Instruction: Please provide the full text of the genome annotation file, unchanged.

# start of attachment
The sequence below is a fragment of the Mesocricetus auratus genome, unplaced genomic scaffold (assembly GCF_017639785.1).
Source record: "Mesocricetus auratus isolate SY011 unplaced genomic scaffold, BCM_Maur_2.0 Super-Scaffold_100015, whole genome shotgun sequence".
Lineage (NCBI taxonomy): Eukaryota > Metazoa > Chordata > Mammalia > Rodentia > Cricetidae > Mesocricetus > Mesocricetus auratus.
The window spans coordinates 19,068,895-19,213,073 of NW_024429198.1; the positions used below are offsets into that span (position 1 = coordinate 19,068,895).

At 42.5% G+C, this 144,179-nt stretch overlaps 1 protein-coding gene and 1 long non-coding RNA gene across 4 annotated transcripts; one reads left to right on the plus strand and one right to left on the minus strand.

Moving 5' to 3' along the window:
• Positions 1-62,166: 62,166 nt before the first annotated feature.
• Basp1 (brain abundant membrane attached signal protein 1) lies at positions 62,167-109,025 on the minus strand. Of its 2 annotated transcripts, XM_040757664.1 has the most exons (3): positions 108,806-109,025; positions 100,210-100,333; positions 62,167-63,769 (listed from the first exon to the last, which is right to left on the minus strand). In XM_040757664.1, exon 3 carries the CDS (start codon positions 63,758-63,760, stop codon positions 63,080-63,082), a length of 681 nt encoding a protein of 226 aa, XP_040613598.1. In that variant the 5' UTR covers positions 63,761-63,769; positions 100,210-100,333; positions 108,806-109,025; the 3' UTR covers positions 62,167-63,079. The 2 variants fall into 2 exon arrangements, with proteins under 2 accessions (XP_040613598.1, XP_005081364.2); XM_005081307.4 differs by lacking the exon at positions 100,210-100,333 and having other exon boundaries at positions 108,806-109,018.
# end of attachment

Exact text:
The sequence below is a fragment of the Mesocricetus auratus genome, unplaced genomic scaffold (assembly GCF_017639785.1).
Source record: "Mesocricetus auratus isolate SY011 unplaced genomic scaffold, BCM_Maur_2.0 Super-Scaffold_100015, whole genome shotgun sequence".
Lineage (NCBI taxonomy): Eukaryota > Metazoa > Chordata > Mammalia > Rodentia > Cricetidae > Mesocricetus > Mesocricetus auratus.
The window spans coordinates 19,068,895-19,213,073 of NW_024429198.1; the positions used below are offsets into that span (position 1 = coordinate 19,068,895).

At 42.5% G+C, this 144,179-nt stretch overlaps 1 protein-coding gene and 1 long non-coding RNA gene across 4 annotated transcripts; one reads left to right on the plus strand and one right to left on the minus strand.

Moving 5' to 3' along the window:
• Positions 1-62,166: 62,166 nt before the first annotated feature.
• Basp1 (brain abundant membrane attached signal protein 1) lies at positions 62,167-109,025 on the minus strand. Of its 2 annotated transcripts, XM_040757664.1 has the most exons (3): positions 108,806-109,025; positions 100,210-100,333; positions 62,167-63,769 (listed from the first exon to the last, which is right to left on the minus strand). In XM_040757664.1, exon 3 carries the CDS (start codon positions 63,758-63,760, stop codon positions 63,080-63,082), a length of 681 nt encoding a protein of 226 aa, XP_040613598.1. In that variant the 5' UTR covers positions 63,761-63,769; positions 100,210-100,333; positions 108,806-109,025; the 3' UTR covers positions 62,167-63,079. The 2 variants fall into 2 exon arrangements, with proteins under 2 accessions (XP_040613598.1, XP_005081364.2); XM_005081307.4 differs by lacking the exon at positions 100,210-100,333 and having other exon boundaries at positions 108,806-109,018.